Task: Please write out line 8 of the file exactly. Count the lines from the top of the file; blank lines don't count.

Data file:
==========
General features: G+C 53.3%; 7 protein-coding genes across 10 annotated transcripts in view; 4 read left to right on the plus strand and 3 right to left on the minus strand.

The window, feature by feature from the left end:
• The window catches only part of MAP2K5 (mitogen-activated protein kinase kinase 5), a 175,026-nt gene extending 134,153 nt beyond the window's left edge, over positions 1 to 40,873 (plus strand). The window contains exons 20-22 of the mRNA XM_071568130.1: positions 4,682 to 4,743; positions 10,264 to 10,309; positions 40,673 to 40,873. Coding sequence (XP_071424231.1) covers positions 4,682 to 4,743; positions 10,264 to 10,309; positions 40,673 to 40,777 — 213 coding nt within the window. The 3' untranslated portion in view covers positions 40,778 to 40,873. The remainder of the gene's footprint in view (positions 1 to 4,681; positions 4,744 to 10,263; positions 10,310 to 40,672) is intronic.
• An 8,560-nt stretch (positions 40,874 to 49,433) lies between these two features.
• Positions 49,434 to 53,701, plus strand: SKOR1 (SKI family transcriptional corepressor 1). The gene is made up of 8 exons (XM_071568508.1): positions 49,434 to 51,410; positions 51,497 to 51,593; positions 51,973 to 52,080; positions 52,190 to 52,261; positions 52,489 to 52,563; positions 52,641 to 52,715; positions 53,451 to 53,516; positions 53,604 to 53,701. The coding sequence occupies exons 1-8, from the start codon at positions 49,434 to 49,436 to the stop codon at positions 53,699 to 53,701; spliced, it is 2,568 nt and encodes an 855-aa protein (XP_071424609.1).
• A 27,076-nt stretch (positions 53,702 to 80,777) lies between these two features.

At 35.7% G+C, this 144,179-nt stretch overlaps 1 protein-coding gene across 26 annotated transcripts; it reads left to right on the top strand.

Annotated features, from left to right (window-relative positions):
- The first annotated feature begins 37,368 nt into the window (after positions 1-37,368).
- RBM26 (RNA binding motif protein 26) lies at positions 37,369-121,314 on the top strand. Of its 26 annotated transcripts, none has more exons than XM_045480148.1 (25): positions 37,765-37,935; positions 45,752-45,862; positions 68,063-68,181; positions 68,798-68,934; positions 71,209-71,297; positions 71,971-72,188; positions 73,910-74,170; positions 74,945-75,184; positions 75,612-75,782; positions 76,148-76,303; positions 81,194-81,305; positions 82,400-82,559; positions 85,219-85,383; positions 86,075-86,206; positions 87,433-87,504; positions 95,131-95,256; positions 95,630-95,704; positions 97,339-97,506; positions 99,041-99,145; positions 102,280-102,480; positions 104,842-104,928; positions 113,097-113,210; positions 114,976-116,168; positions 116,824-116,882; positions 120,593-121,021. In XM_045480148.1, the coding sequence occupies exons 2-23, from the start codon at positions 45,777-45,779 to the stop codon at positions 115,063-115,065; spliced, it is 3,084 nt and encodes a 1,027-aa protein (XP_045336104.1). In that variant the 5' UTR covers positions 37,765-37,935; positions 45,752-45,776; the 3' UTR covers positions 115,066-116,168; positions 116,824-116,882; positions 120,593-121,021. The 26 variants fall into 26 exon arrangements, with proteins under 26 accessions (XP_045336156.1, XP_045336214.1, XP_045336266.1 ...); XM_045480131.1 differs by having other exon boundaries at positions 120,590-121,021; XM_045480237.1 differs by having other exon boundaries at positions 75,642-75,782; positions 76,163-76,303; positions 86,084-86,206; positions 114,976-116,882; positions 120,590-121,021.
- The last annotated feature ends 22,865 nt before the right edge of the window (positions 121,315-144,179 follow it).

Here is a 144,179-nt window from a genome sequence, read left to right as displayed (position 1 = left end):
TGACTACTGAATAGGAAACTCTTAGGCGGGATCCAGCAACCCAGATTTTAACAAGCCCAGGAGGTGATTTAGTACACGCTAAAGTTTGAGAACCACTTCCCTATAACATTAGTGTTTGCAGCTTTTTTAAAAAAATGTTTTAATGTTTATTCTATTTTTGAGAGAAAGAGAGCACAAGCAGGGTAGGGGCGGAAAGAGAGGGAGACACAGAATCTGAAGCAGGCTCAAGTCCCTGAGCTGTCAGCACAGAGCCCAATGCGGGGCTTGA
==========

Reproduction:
Annotated features, from left to right (window-relative positions):